Universal Credit: Reynolds says uplift ‘wrong thing to do’
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During the pandemic, Chancellor Rishi Sunak confirmed the Government would raise Universal Credit payments by £20 a week to help those struggling financially. According to figures from the Department of Work and Pensions (DWP), around five million people across the UK were claiming support through the benefit scheme by February 2021.
However, during his budget announcement earlier this year, Mr Sunak announced the uptick will only last up to the end of September.
On Sky News, Shadow Work and Pensions Secretary Jonathan Reynolds says cutting the Universal Credit uplift is the “wrong thing to do”.
He continued: “Half of the current Universal Credit claimants are in law paid work, it’s an in-work benefit and the prime minister knows this, and misleadingly doesn’t always present it in this way, same with the chancellor.
“There’s also a group of people who can’t work through illness or disability.
Many MPs urge chancellor Sunak not to remove the Universal credit uplift (Image: GETTY)
“I’m absolutely clear we should be supporting those people as well.
“For all of those households, whether they are in work or out of work, they need this support.
“It’s not a huge amount of money but it is a lot to people on those low incomes.
“It’s also very clear to me that it will be the wrong thing for the economy to take that money away.”
Universal Credit is overseen by the DWP as a benefit which can help people on a low income, out of work, or unable to work.
It can assist these individuals in managing their day to day finances and covering costs which can quickly rack up.
Due to the pandemic, many people found themselves hit financially and badly affected.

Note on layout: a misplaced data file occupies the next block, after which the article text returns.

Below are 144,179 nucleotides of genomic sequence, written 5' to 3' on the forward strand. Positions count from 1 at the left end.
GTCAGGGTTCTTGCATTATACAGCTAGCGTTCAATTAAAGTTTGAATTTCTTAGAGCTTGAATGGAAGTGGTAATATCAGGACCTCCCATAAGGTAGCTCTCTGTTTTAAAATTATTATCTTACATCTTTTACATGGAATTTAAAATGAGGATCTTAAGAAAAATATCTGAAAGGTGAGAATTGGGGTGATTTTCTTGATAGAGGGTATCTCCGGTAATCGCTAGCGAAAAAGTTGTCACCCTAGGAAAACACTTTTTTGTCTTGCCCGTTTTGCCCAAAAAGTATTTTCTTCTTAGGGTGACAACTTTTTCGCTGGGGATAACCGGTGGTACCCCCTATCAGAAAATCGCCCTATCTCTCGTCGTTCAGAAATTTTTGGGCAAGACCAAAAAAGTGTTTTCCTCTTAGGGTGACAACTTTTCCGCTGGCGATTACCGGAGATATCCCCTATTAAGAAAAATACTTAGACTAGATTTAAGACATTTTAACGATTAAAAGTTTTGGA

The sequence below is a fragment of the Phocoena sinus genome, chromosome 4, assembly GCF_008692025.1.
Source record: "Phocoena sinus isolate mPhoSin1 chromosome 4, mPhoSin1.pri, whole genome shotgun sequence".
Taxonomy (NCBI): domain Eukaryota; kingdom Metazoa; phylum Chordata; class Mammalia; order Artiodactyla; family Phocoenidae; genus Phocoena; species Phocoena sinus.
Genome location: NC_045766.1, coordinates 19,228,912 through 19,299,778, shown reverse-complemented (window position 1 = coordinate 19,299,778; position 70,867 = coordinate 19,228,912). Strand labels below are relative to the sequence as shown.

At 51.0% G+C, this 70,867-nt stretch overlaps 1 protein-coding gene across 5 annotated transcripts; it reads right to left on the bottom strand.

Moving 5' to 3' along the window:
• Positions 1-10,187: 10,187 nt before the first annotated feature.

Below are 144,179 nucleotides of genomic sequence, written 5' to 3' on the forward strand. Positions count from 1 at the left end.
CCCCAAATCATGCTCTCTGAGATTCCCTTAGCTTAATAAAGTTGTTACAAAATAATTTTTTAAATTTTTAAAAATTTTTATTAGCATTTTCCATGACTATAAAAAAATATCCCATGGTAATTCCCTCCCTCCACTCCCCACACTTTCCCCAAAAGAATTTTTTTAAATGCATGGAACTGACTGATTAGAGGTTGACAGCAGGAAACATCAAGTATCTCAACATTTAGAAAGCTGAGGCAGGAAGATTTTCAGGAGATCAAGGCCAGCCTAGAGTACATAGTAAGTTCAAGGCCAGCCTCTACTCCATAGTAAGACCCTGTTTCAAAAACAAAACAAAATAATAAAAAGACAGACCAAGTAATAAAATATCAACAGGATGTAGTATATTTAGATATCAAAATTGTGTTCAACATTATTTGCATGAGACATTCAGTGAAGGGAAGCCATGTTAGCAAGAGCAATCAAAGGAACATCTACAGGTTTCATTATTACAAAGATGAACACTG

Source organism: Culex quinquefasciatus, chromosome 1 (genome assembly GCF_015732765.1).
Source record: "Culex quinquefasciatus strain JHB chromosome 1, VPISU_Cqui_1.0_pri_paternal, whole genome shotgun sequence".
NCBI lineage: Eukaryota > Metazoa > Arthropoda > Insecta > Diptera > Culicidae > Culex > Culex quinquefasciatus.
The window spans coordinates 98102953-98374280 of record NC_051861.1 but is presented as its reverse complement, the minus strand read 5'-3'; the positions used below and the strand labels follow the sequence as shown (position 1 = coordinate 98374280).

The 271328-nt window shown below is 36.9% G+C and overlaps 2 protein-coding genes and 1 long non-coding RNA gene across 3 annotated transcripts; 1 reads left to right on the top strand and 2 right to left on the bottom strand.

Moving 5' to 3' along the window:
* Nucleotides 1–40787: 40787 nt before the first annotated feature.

The Government saw this and decided to step in to rectify the issue and provide Britons with further support – the temporary uplift.
The Universal Credit cuts will leave millions of families £1000 down each year (Image: GETTY)
However, millions of Universal Credit claimants have been told via text message that their benefits will be cut this month as the Government ends the £20 uplift.
Despite the opposition from charities, opposition parties and even its own MPs not to remove the increase, it will go ahead.
The Joseph Rowntree Foundation conducted research on the impact that the Universal Credit cut will have on claimants.
By removing the uplift approximately 500,000 people, including 200,000 children, will go into poverty.
Around 61 percent of respondents admitted it would be harder to afford food after the proposed change to Universal Credit.
But benefit claimants continue to receive text messages confirming the cut would still be going ahead and telling them to plan for this change.
The payments are to drop by £20 a week, or around £1,040 per year, from October 6.
In defending this decision, the Government has argued focus now needs to shift onto getting people back into work.